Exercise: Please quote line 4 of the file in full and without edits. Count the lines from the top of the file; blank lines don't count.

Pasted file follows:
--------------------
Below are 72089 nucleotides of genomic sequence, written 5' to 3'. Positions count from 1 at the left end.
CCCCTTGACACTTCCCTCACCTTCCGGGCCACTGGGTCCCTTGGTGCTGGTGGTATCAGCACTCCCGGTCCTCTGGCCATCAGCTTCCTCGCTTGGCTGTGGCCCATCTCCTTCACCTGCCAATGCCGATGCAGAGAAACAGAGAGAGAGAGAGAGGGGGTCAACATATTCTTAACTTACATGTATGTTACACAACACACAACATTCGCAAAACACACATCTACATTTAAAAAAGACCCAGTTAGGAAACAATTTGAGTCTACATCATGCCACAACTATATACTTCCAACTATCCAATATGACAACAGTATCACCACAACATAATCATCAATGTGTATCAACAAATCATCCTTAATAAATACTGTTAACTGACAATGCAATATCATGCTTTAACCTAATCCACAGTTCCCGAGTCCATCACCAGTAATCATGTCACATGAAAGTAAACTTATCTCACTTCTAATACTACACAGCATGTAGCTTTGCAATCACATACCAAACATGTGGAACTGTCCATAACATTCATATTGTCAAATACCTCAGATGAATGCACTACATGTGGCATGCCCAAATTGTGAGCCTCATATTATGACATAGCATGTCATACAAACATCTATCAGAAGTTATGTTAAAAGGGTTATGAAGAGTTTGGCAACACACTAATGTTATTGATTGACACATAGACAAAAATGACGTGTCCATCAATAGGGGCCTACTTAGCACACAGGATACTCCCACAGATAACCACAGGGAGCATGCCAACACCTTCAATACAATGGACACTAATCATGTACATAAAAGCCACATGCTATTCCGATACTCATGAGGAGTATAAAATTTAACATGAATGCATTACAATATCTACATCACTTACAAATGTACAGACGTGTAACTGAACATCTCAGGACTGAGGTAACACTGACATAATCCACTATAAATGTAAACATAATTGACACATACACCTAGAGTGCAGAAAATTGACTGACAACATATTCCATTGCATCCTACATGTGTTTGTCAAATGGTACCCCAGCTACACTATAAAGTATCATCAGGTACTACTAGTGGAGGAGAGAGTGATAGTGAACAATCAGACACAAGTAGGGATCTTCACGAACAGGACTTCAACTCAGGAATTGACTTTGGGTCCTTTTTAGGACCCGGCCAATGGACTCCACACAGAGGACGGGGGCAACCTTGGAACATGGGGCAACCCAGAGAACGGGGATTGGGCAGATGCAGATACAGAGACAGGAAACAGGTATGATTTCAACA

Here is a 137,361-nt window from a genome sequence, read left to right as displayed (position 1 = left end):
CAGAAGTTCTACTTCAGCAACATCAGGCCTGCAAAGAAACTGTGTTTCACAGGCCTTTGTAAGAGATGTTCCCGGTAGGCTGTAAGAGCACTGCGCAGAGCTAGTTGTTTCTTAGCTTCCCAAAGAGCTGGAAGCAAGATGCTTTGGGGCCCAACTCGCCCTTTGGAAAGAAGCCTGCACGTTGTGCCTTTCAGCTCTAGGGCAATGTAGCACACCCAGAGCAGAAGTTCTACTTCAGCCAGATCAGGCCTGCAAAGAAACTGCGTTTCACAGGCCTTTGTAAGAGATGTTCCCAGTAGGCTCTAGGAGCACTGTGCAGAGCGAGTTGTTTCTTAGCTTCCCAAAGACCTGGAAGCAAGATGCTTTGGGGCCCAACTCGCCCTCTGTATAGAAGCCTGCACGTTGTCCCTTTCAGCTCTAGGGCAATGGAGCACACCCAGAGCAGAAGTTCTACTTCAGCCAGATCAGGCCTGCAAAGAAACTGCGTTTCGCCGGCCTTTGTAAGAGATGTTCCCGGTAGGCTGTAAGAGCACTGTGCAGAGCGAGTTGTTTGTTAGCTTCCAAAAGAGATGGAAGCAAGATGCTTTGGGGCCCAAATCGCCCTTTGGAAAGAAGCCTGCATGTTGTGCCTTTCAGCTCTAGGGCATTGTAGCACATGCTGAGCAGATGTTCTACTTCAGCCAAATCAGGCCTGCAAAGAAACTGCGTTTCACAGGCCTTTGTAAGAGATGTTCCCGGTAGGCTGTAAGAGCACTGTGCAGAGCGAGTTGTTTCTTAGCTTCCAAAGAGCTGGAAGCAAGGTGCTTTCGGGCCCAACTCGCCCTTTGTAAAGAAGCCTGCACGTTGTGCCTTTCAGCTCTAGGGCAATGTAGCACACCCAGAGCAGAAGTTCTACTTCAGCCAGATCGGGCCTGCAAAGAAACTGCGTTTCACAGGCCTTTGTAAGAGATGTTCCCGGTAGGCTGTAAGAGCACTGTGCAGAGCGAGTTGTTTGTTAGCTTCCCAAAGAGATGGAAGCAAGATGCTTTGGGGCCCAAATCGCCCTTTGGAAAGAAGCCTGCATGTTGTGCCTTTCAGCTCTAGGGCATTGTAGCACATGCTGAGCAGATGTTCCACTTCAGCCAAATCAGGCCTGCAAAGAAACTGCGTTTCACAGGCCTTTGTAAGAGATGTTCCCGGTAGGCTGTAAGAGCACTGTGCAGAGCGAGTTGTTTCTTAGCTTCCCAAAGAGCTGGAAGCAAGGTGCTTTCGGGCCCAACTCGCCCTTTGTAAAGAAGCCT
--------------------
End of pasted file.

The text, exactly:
CAGAAGTTCTACTTCAGCAACATCAGGCCTGCAAAGAAACTGTGTTTCACAGGCCTTTGTAAGAGATGTTCCCGGTAGGCTGTAAGAGCACTGCGCAGAGCTAGTTGTTTCTTAGCTTCCCAAAGAGCTGGAAGCAAGATGCTTTGGGGCCCAACTCGCCCTTTGGAAAGAAGCCTGCACGTTGTGCCTTTCAGCTCTAGGGCAATGTAGCACACCCAGAGCAGAAGTTCTACTTCAGCCAGATCAGGCCTGCAAAGAAACTGCGTTTCACAGGCCTTTGTAAGAGATGTTCCCAGTAGGCTCTAGGAGCACTGTGCAGAGCGAGTTGTTTCTTAGCTTCCCAAAGACCTGGAAGCAAGATGCTTTGGGGCCCAACTCGCCCTCTGTATAGAAGCCTGCACGTTGTCCCTTTCAGCTCTAGGGCAATGGAGCACACCCAGAGCAGAAGTTCTACTTCAGCCAGATCAGGCCTGCAAAGAAACTGCGTTTCGCCGGCCTTTGTAAGAGATGTTCCCGGTAGGCTGTAAGAGCACTGTGCAGAGCGAGTTGTTTGTTAGCTTCCAAAAGAGATGGAAGCAAGATGCTTTGGGGCCCAAATCGCCCTTTGGAAAGAAGCCTGCATGTTGTGCCTTTCAGCTCTAGGGCATTGTAGCACATGCTGAGCAGATGTTCTACTTCAGCCAAATCAGGCCTGCAAAGAAACTGCGTTTCACAGGCCTTTGTAAGAGATGTTCCCGGTAGGCTGTAAGAGCACTGTGCAGAGCGAGTTGTTTCTTAGCTTCCAAAGAGCTGGAAGCAAGGTGCTTTCGGGCCCAACTCGCCCTTTGTAAAGAAGCCTGCACGTTGTGCCTTTCAGCTCTAGGGCAATGTAGCACACCCAGAGCAGAAGTTCTACTTCAGCCAGATCGGGCCTGCAAAGAAACTGCGTTTCACAGGCCTTTGTAAGAGATGTTCCCGGTAGGCTGTAAGAGCACTGTGCAGAGCGAGTTGTTTGTTAGCTTCCCAAAGAGATGGAAGCAAGATGCTTTGGGGCCCAAATCGCCCTTTGGAAAGAAGCCTGCATGTTGTGCCTTTCAGCTCTAGGGCATTGTAGCACATGCTGAGCAGATGTTCCACTTCAGCCAAATCAGGCCTGCAAAGAAACTGCGTTTCACAGGCCTTTGTAAGAGATGTTCCCGGTAGGCTGTAAGAGCACTGTGCAGAGCGAGTTGTTTCTTAGCTTCCCAAAGAGCTGGAAGCAAGGTGCTTTCGGGCCCAACTCGCCCTTTGTAAAGAAGCCT